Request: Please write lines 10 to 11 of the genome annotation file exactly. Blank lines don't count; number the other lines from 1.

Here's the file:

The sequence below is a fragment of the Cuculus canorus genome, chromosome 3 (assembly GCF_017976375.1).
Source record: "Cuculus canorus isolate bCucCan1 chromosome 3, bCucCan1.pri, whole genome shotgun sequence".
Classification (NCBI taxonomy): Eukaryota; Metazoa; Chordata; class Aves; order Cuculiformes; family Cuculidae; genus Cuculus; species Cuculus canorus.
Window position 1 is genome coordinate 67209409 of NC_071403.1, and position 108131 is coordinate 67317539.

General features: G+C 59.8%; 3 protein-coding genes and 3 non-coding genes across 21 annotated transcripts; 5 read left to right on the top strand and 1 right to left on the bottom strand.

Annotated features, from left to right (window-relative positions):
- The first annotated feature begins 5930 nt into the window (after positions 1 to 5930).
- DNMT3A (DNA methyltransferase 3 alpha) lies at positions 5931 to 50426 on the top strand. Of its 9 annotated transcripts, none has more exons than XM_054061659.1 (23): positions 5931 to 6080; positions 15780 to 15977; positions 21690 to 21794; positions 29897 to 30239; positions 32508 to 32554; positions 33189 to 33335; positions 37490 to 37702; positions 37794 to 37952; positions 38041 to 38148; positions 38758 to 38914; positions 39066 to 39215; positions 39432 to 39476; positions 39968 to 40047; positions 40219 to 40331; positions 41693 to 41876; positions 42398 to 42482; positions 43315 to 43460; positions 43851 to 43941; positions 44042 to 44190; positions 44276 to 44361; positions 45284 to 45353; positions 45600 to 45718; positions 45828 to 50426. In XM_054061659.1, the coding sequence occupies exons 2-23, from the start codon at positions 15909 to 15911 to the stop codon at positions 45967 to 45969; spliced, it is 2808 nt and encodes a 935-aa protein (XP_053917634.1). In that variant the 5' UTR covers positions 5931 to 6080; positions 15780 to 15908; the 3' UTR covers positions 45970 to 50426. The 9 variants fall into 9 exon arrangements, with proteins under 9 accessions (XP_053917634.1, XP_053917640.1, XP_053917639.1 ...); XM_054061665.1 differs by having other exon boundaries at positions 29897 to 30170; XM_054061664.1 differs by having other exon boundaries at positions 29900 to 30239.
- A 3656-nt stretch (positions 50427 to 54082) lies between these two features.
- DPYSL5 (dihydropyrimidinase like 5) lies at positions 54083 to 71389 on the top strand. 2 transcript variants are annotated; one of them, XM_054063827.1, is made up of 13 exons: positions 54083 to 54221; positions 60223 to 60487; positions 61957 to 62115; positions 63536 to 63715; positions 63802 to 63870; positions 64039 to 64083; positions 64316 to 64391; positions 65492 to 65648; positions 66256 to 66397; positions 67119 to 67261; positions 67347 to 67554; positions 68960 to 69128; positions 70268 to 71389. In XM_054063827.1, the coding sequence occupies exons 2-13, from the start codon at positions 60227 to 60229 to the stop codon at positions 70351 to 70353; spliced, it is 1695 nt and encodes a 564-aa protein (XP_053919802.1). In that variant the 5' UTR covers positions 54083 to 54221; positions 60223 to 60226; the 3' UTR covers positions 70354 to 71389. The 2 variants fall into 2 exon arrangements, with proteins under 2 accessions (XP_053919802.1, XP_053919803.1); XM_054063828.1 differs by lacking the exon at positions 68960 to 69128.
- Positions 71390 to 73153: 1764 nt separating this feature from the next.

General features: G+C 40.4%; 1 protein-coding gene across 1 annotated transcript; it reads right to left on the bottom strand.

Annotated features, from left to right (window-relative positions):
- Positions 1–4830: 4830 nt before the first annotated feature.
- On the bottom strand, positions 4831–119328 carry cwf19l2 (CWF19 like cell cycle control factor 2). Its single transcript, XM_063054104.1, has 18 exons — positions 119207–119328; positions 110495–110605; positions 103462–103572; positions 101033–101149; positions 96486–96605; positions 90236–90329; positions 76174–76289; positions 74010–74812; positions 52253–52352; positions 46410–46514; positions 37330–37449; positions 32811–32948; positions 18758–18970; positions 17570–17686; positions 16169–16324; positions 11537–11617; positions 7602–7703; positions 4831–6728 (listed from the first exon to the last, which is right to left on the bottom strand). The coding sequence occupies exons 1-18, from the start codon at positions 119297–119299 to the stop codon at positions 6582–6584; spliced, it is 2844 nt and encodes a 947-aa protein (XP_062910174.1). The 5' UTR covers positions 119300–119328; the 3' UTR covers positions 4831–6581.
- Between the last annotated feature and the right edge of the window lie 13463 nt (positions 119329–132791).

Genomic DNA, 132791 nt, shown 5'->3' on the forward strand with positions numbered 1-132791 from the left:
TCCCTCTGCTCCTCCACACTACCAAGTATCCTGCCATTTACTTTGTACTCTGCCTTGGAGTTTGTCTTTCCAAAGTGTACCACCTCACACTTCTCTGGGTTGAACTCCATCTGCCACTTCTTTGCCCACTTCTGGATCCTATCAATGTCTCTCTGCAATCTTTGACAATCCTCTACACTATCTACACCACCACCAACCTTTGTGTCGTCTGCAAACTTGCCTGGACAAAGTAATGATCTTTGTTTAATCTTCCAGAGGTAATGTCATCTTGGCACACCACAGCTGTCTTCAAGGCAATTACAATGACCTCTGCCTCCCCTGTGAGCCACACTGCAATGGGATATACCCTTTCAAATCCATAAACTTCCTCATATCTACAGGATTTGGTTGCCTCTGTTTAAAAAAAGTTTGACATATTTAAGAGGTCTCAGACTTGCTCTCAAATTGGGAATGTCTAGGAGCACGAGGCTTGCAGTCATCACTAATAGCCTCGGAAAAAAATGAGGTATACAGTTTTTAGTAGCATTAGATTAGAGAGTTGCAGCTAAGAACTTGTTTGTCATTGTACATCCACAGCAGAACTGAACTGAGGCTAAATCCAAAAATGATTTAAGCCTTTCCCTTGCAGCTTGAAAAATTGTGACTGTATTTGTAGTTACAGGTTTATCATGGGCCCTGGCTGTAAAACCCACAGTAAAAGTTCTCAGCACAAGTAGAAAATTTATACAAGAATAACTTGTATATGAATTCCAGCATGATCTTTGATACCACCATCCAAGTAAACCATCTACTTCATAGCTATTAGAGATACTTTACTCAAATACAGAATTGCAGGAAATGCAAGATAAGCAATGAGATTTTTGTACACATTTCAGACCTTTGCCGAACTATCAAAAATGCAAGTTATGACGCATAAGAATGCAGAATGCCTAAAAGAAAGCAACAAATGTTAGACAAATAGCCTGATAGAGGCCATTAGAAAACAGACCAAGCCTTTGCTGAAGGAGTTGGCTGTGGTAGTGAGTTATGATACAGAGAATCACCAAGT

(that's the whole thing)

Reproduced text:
- DPYSL5 (dihydropyrimidinase like 5) lies at positions 54083 to 71389 on the top strand. 2 transcript variants are annotated; one of them, XM_054063827.1, is made up of 13 exons: positions 54083 to 54221; positions 60223 to 60487; positions 61957 to 62115; positions 63536 to 63715; positions 63802 to 63870; positions 64039 to 64083; positions 64316 to 64391; positions 65492 to 65648; positions 66256 to 66397; positions 67119 to 67261; positions 67347 to 67554; positions 68960 to 69128; positions 70268 to 71389. In XM_054063827.1, the coding sequence occupies exons 2-13, from the start codon at positions 60227 to 60229 to the stop codon at positions 70351 to 70353; spliced, it is 1695 nt and encodes a 564-aa protein (XP_053919802.1). In that variant the 5' UTR covers positions 54083 to 54221; positions 60223 to 60226; the 3' UTR covers positions 70354 to 71389. The 2 variants fall into 2 exon arrangements, with proteins under 2 accessions (XP_053919802.1, XP_053919803.1); XM_054063828.1 differs by lacking the exon at positions 68960 to 69128.
- Positions 71390 to 73153: 1764 nt separating this feature from the next.